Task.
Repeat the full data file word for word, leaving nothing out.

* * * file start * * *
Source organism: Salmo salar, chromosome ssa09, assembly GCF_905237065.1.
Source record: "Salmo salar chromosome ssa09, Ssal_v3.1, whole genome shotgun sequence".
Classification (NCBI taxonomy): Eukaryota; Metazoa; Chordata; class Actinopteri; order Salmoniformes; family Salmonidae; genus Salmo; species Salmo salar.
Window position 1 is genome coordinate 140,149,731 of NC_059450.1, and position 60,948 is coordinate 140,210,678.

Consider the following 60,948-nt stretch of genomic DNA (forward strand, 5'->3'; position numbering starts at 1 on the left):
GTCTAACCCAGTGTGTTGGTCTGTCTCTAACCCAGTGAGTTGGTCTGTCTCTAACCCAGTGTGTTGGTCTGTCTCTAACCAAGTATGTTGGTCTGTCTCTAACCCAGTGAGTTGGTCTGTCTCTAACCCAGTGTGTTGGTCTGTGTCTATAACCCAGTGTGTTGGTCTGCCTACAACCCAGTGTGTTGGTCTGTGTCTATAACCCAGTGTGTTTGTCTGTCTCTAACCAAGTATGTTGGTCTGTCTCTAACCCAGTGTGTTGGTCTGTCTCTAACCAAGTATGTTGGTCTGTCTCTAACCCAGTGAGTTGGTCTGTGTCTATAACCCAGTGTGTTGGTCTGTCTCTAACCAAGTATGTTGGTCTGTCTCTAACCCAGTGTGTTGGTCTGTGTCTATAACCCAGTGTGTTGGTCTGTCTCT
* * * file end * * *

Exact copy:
Source organism: Salmo salar, chromosome ssa09, assembly GCF_905237065.1.
Source record: "Salmo salar chromosome ssa09, Ssal_v3.1, whole genome shotgun sequence".
Classification (NCBI taxonomy): Eukaryota; Metazoa; Chordata; class Actinopteri; order Salmoniformes; family Salmonidae; genus Salmo; species Salmo salar.
Window position 1 is genome coordinate 140,149,731 of NC_059450.1, and position 60,948 is coordinate 140,210,678.

Consider the following 60,948-nt stretch of genomic DNA (forward strand, 5'->3'; position numbering starts at 1 on the left):
GTCTAACCCAGTGTGTTGGTCTGTCTCTAACCCAGTGAGTTGGTCTGTCTCTAACCCAGTGTGTTGGTCTGTCTCTAACCAAGTATGTTGGTCTGTCTCTAACCCAGTGAGTTGGTCTGTCTCTAACCCAGTGTGTTGGTCTGTGTCTATAACCCAGTGTGTTGGTCTGCCTACAACCCAGTGTGTTGGTCTGTGTCTATAACCCAGTGTGTTTGTCTGTCTCTAACCAAGTATGTTGGTCTGTCTCTAACCCAGTGTGTTGGTCTGTCTCTAACCAAGTATGTTGGTCTGTCTCTAACCCAGTGAGTTGGTCTGTGTCTATAACCCAGTGTGTTGGTCTGTCTCTAACCAAGTATGTTGGTCTGTCTCTAACCCAGTGTGTTGGTCTGTGTCTATAACCCAGTGTGTTGGTCTGTCTCT